Today’s happy shot

By October 13, 2011 Food, Happy Shots

You know what made me happy today? This chicken cutlet plate lunch from Rainbow Drive-In. Gravy all over.


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Did the Cooking Channel pick the right spots?

By October 13, 2011 Food

On Tuesday the Cooking Channel’s popular Food(ography) show turn its spotlight on Hawaii.

The show — which re-broadcasts at 11 p.m. Oct. 16 and 8 a.m. Oct. 23 — explores how people and societies are shaped by food, to tell the story and passion behind each dish. The network visited just Oahu and Big Island eateries.

So here’s the lineup:

• An award-winning Mai Tai prepared by star mixologist Christian Self at the Modern Honolulu (formerly the Waikiki EDITION hotel
• A visit to the award-winning Alan Wong’s Restaurant
• A kitchen visit with chef Ed Kenney of town (pictured above)
• Plate lunch from Helena’s Hawaiian Food
• A visit to Paradise Cove Luau
• Farm-raised Wagyu beef from Merriman’s Restaurant in Waimea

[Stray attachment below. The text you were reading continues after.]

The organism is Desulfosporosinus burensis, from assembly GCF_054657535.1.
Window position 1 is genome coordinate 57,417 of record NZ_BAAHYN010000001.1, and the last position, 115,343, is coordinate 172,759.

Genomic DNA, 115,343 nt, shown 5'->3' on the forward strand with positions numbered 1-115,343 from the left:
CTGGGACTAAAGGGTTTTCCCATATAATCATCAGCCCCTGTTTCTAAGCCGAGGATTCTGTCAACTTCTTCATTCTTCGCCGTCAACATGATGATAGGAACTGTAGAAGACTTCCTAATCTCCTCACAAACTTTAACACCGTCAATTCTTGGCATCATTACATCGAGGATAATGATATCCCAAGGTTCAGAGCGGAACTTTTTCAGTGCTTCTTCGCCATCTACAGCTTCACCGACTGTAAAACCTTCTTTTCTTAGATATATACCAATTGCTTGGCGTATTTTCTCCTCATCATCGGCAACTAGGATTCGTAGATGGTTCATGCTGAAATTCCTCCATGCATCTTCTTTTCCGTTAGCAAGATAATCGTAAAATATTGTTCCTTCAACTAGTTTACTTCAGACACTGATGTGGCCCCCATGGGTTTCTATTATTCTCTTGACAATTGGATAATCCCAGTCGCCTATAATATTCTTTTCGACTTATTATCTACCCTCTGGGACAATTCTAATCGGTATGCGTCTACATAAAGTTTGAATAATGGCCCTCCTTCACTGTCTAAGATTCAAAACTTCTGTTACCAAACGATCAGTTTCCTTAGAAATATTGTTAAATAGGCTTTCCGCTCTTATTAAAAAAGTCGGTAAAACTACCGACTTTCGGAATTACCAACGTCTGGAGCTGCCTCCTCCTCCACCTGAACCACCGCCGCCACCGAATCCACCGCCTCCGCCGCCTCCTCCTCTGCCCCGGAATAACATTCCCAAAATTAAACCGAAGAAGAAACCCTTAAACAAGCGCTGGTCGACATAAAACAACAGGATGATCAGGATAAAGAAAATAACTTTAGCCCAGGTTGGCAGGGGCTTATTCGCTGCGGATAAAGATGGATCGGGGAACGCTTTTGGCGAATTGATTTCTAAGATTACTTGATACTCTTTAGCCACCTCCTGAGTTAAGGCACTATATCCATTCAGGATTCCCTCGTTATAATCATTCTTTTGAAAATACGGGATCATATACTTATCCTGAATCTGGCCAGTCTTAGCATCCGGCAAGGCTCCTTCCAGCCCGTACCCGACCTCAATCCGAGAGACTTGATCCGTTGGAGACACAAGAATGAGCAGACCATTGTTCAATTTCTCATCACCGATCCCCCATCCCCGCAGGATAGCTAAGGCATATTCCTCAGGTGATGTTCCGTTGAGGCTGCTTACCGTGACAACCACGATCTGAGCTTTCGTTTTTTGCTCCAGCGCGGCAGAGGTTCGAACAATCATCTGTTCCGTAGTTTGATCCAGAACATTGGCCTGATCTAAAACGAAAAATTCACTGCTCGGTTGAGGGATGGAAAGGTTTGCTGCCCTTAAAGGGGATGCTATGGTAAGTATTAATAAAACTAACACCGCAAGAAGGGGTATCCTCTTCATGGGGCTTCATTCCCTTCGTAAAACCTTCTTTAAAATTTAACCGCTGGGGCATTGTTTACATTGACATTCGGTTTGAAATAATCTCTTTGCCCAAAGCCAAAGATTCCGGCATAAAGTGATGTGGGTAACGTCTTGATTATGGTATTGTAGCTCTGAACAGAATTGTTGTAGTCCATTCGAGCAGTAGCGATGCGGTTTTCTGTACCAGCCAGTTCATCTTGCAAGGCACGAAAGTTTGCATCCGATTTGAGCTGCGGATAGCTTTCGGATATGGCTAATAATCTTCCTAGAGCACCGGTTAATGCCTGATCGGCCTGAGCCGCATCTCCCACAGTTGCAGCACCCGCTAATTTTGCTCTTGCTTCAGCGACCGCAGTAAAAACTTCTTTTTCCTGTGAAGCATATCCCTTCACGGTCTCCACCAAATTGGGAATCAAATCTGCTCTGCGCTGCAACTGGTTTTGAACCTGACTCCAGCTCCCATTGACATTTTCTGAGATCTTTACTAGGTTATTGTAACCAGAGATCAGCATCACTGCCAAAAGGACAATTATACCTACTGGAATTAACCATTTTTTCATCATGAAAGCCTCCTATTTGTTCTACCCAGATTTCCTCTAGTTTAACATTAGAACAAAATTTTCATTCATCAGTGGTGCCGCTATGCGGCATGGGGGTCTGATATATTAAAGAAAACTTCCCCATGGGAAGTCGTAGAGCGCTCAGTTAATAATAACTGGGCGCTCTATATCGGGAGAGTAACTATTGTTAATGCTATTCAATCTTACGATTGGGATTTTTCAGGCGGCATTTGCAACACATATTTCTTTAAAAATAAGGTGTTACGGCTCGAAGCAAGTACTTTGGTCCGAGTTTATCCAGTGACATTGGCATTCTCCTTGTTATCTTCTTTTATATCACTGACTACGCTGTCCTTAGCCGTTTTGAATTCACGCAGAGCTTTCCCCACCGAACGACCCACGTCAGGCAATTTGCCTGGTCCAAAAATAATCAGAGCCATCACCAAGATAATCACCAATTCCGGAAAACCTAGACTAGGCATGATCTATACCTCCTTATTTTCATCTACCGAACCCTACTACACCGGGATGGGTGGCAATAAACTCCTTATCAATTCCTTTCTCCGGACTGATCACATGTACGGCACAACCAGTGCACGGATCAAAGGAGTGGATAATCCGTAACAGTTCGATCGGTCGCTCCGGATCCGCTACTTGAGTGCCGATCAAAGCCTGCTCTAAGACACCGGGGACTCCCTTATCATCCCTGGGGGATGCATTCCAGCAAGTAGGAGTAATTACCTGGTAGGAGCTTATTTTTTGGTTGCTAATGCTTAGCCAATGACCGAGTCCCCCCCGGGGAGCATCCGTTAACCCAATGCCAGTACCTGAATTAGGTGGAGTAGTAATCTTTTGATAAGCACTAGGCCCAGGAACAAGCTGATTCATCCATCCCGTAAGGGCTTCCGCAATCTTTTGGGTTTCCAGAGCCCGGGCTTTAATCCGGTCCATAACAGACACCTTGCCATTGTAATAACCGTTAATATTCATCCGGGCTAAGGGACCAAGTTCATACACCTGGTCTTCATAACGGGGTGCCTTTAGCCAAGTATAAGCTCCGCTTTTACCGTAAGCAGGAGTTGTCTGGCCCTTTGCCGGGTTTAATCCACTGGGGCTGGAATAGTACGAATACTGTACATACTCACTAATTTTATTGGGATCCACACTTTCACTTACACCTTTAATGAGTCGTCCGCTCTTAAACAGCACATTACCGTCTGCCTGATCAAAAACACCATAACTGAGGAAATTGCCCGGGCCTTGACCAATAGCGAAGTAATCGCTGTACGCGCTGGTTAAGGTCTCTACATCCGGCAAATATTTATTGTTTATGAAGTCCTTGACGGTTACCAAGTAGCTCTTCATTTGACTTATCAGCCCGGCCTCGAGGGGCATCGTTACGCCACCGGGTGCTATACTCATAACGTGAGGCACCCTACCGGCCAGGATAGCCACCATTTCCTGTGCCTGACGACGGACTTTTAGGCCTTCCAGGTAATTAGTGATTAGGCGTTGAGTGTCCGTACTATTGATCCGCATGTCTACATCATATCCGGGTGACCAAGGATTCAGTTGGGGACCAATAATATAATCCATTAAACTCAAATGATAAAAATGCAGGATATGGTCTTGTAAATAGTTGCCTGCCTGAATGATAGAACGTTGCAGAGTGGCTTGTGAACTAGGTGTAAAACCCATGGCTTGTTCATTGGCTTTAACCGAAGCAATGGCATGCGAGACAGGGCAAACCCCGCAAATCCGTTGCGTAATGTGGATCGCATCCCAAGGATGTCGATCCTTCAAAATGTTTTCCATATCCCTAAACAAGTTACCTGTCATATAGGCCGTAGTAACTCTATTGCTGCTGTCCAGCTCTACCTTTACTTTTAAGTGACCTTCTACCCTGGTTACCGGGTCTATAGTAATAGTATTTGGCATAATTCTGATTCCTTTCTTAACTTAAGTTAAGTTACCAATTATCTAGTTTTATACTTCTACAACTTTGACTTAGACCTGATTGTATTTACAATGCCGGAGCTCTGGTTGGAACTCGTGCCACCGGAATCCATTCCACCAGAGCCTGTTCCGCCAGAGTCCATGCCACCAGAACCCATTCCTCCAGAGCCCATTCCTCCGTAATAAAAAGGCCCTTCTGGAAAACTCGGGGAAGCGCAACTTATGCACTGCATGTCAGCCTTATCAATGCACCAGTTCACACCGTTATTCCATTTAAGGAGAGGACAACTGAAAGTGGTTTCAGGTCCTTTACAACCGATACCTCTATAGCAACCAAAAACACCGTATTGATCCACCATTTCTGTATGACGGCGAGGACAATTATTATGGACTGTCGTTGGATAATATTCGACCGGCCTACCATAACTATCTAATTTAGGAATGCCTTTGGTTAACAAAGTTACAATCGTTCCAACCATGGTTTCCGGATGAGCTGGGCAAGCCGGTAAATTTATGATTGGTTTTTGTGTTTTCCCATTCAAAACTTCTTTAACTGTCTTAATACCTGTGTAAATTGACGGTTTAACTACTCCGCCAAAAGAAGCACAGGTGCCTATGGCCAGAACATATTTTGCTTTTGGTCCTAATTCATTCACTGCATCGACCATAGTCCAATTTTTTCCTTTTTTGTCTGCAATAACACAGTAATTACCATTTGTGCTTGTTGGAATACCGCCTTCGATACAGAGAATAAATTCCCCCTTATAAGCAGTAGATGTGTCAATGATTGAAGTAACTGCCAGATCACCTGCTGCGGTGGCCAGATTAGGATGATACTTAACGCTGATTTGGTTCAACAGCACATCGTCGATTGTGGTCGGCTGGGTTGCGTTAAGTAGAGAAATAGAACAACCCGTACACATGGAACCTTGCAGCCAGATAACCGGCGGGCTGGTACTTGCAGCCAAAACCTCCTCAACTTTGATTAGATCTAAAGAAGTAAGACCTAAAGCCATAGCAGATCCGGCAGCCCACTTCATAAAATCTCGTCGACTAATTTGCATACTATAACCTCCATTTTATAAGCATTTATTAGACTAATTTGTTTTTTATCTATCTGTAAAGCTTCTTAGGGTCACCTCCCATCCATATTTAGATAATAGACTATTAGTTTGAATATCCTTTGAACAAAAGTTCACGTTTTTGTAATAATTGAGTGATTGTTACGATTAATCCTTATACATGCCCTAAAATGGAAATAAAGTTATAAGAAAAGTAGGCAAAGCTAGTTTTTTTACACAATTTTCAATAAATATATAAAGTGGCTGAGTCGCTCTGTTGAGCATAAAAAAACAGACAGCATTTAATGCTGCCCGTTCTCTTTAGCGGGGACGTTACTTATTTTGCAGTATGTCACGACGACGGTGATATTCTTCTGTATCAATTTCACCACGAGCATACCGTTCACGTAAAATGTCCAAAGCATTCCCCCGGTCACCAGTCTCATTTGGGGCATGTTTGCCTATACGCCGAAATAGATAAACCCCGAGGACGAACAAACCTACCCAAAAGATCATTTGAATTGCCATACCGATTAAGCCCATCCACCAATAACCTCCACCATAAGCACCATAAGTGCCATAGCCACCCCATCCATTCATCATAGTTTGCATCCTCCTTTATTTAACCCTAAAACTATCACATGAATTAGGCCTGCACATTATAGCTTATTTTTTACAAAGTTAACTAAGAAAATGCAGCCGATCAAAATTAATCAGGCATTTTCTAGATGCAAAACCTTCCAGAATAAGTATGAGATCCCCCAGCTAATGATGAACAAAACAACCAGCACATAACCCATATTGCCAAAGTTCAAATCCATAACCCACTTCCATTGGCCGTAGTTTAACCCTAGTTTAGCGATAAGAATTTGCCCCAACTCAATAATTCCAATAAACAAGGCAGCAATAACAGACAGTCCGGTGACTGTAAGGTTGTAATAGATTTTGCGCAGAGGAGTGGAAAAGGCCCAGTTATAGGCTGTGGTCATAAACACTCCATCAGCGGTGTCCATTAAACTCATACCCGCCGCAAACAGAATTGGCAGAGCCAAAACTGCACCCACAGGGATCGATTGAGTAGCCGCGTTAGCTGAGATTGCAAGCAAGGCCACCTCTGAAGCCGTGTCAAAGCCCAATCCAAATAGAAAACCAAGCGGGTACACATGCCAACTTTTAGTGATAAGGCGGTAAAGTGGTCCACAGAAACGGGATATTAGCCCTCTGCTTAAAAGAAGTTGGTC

• A “seafood odyssey” at Mauna Kea Beach Hotel’s Manta & Pavilion Wine Bar

Other eateries that were pitched to the network:

KCC Farmer’s Market
• Two Ladies Kitchen
• Hilo Bay Sugar Shack
The Coffee Shack
• Big Island Grill
• Pine Tree Cafe

Now, looking at what was aired, I have a few suggestions.

If the show is focused on the culture of food, I don’t see how a commercialized luau show or a Mai Tai would fit into that.

So if you had to pick 10 restaurants on Oahu and the Big Island that should have been featured on the Cooking Channel, which would you pick?

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Great Debate: public vs. private schools

By October 12, 2011 Musings, The Daily Dish

Now that my friends are having kids — and those kids are growing up fast! — the question has often come up:

“What school should I send my kids to?”

Translation for some: “Should I take out a second mortgage, move in with my in-laws and find a second job to pay for private school tuition?”

Parents — and potential parents, like me — have strong opinions about where they’re going to send their kids.

Most private school graduates will tout the benefits of their pricey education, pointing at smaller classrooms, more challenging curriculum, better facilities, more support and opportunities, and a strong network of alumni that will undoubtedly help their children well after they graduate from high school.